LAHORE - Key intelligence agencies are investigating the appearance of flex boards and posters in many cities of the country urging army chief to take over, well-placed officials told The Nation yesterday.

What is the purpose of Move on Pakistan party and others to drag army into politics and who planned this campaign that can be damaging for the image of the army are the top two query lines, the officials said.

The party, which managed hanging up of flex boards and posters of army chief in more than a dozen cities across the country, was registered with Election Commission in November 2012. It is led by Mian Kamran – who runs educational institutions in different cities of Punjab and a local newspaper.

The major cities in which this little-known party put up these posters included Lahore, Karachi, Peshawar, Quetta, Rawalpindi, Faisalabad and Sargodha.

They read: Janay ki baatain hui puraani, Khuda kay liye ab ajao (The talk of going [retirement] is old [irrelevant]; Come [and seize power] now, for God’s sake!).

Similar posters and banners were found in Larkana (Sindh), Multan and Gujranwala too but the sponsor base-line attributed them to unnamed “Affected People” and not Move on Pakistan party.

Islamabad Secretariat Police Station two days ago filed an FIR against Mian Kamran under different sections for putting up these posters in their precincts.

The Nation made repeated attempts to reach Move on Pakistan chairman Mian Kamran but he was not available for comment.

However, the chief organiser of the party Ali Hashmi, who attended the call at chairman’s cell phone said, “Mr Kamran cannot speak at this moment as he is in consultation with his friends and lawyers for future course of action.” He however added that Kamran had secured a pre-arrest bail in the case registered against him.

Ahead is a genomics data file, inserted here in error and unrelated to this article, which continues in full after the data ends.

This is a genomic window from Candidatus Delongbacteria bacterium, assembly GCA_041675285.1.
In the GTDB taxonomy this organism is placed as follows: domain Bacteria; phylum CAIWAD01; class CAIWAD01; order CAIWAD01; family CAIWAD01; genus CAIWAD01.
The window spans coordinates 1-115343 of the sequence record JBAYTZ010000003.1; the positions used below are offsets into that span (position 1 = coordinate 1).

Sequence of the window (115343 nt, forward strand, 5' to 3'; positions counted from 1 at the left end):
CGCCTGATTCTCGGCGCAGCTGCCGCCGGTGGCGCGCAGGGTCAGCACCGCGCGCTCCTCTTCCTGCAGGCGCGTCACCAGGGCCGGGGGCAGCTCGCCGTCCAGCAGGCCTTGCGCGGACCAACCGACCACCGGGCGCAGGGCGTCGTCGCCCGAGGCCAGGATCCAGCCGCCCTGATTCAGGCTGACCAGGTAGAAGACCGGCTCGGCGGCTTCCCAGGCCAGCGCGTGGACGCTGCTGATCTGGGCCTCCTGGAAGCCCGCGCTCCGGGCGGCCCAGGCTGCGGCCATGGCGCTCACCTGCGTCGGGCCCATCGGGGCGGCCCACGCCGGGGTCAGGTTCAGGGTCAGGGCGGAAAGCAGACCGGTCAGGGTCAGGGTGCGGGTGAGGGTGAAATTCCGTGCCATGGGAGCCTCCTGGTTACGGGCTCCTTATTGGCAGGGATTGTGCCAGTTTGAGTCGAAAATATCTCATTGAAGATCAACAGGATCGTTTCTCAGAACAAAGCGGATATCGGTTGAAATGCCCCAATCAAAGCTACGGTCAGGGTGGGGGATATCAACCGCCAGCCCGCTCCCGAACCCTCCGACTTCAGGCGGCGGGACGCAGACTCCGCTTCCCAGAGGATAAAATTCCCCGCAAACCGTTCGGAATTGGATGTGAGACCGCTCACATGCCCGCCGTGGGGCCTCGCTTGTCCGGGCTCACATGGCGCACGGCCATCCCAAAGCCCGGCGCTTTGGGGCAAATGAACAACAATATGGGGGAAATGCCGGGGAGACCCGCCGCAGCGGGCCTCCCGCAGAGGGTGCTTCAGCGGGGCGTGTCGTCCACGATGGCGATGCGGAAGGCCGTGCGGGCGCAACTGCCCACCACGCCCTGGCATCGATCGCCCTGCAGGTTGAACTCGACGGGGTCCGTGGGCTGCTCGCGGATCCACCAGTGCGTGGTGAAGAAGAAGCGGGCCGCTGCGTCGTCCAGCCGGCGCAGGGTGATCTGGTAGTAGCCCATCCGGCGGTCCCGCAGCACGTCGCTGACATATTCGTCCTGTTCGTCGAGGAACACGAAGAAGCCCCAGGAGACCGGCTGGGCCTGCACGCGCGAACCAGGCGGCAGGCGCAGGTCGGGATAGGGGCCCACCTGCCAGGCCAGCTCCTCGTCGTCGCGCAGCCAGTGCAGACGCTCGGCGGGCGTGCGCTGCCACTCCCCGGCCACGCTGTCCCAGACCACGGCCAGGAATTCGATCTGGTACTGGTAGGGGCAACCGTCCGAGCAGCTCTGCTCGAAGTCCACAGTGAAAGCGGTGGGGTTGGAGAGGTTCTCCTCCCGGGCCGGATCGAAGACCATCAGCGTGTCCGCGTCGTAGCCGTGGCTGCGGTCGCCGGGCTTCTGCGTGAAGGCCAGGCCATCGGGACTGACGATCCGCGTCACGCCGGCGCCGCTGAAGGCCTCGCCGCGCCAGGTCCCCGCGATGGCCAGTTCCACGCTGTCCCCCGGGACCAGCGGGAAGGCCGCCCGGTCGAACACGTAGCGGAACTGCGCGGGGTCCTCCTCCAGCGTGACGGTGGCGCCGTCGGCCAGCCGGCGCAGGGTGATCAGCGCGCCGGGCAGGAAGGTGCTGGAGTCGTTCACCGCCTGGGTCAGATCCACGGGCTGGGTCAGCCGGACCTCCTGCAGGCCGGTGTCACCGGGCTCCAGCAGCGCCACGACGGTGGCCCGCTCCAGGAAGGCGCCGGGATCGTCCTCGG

Mr Hashmi politely refused to respond any further questions posed by the paper, saying no comment until new strategy is devised by the party chairman.

ISPR DG Lt-Gen Asim Saleem Bajwa through a tweet four days ago had delinked Army with the banners. “Posters with #COAS pic being displayed across various cities; Army or any affiliated organisation have nothing to do with it,” he tweeted.

Mr Hashmi told media in an earlier talk that the goal of his party’s campaign was to suggest the army chief to impose martial law and then form a government of technocrats to be supervised by the COAS.

Civilian intelligence agencies dossiers on Move on Pakistan party said that Mr Kamran came to limelight when he put up similar posters in February this year in Karachi.

On May 10, 2016 Mr Kamran’s party led a rally in his hometown Faisalabad for the same purpose. On May 11, he organised a seminar at Sareena Hotel Islamabad discussing the issue of army’s assuming the power.